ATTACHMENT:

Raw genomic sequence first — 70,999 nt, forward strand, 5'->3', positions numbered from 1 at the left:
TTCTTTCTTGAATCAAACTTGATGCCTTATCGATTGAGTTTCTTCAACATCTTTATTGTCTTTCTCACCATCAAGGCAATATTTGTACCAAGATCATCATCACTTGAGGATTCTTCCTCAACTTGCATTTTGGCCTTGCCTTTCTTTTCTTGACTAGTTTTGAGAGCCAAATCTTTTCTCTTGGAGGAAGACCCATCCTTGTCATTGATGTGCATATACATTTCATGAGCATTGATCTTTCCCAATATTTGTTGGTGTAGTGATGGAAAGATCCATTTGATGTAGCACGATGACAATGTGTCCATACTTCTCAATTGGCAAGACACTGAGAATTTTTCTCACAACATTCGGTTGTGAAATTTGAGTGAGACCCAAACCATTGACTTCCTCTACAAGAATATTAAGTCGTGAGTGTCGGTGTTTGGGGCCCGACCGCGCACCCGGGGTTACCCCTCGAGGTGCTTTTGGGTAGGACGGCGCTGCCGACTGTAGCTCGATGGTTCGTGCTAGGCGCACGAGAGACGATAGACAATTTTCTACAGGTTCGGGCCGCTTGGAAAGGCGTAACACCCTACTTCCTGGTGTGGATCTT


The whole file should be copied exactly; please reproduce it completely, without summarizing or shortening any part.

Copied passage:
Raw genomic sequence first — 70,999 nt, forward strand, 5'->3', positions numbered from 1 at the left:
TTCTTTCTTGAATCAAACTTGATGCCTTATCGATTGAGTTTCTTCAACATCTTTATTGTCTTTCTCACCATCAAGGCAATATTTGTACCAAGATCATCATCACTTGAGGATTCTTCCTCAACTTGCATTTTGGCCTTGCCTTTCTTTTCTTGACTAGTTTTGAGAGCCAAATCTTTTCTCTTGGAGGAAGACCCATCCTTGTCATTGATGTGCATATACATTTCATGAGCATTGATCTTTCCCAATATTTGTTGGTGTAGTGATGGAAAGATCCATTTGATGTAGCACGATGACAATGTGTCCATACTTCTCAATTGGCAAGACACTGAGAATTTTTCTCACAACATTCGGTTGTGAAATTTGAGTGAGACCCAAACCATTGACTTCCTCTACAAGAATATTAAGTCGTGAGTGTCGGTGTTTGGGGCCCGACCGCGCACCCGGGGTTACCCCTCGAGGTGCTTTTGGGTAGGACGGCGCTGCCGACTGTAGCTCGATGGTTCGTGCTAGGCGCACGAGAGACGATAGACAATTTTCTACAGGTTCGGGCCGCTTGGAAAGGCGTAACACCCTACTTCCTGGTGTGGATCTT